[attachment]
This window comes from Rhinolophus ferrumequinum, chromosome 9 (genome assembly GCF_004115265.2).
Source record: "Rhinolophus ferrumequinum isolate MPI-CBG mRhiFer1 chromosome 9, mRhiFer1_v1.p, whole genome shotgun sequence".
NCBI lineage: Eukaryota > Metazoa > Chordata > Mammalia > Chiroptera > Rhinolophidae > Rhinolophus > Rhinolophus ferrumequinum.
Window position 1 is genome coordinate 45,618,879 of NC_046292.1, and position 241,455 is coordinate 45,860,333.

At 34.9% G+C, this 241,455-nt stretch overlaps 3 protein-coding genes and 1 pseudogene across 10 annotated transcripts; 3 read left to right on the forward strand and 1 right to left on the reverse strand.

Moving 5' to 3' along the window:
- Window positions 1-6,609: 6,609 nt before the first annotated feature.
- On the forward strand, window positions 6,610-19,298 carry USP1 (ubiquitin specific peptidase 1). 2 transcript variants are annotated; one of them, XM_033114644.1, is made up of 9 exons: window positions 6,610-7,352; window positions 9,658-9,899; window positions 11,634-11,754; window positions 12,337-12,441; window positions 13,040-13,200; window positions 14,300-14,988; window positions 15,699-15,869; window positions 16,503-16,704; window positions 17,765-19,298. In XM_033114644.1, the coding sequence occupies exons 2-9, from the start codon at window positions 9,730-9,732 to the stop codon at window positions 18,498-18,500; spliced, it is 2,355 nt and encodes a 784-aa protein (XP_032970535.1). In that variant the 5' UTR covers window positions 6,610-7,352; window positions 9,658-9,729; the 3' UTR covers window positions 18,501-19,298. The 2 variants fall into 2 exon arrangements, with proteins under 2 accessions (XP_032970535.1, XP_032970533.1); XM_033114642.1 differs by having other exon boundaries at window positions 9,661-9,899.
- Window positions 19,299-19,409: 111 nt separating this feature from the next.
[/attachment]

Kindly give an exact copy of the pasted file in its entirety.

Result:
This window comes from Rhinolophus ferrumequinum, chromosome 9 (genome assembly GCF_004115265.2).
Source record: "Rhinolophus ferrumequinum isolate MPI-CBG mRhiFer1 chromosome 9, mRhiFer1_v1.p, whole genome shotgun sequence".
NCBI lineage: Eukaryota > Metazoa > Chordata > Mammalia > Chiroptera > Rhinolophidae > Rhinolophus > Rhinolophus ferrumequinum.
Window position 1 is genome coordinate 45,618,879 of NC_046292.1, and position 241,455 is coordinate 45,860,333.

At 34.9% G+C, this 241,455-nt stretch overlaps 3 protein-coding genes and 1 pseudogene across 10 annotated transcripts; 3 read left to right on the forward strand and 1 right to left on the reverse strand.

Moving 5' to 3' along the window:
- Window positions 1-6,609: 6,609 nt before the first annotated feature.
- On the forward strand, window positions 6,610-19,298 carry USP1 (ubiquitin specific peptidase 1). 2 transcript variants are annotated; one of them, XM_033114644.1, is made up of 9 exons: window positions 6,610-7,352; window positions 9,658-9,899; window positions 11,634-11,754; window positions 12,337-12,441; window positions 13,040-13,200; window positions 14,300-14,988; window positions 15,699-15,869; window positions 16,503-16,704; window positions 17,765-19,298. In XM_033114644.1, the coding sequence occupies exons 2-9, from the start codon at window positions 9,730-9,732 to the stop codon at window positions 18,498-18,500; spliced, it is 2,355 nt and encodes a 784-aa protein (XP_032970535.1). In that variant the 5' UTR covers window positions 6,610-7,352; window positions 9,658-9,729; the 3' UTR covers window positions 18,501-19,298. The 2 variants fall into 2 exon arrangements, with proteins under 2 accessions (XP_032970535.1, XP_032970533.1); XM_033114642.1 differs by having other exon boundaries at window positions 9,661-9,899.
- Window positions 19,299-19,409: 111 nt separating this feature from the next.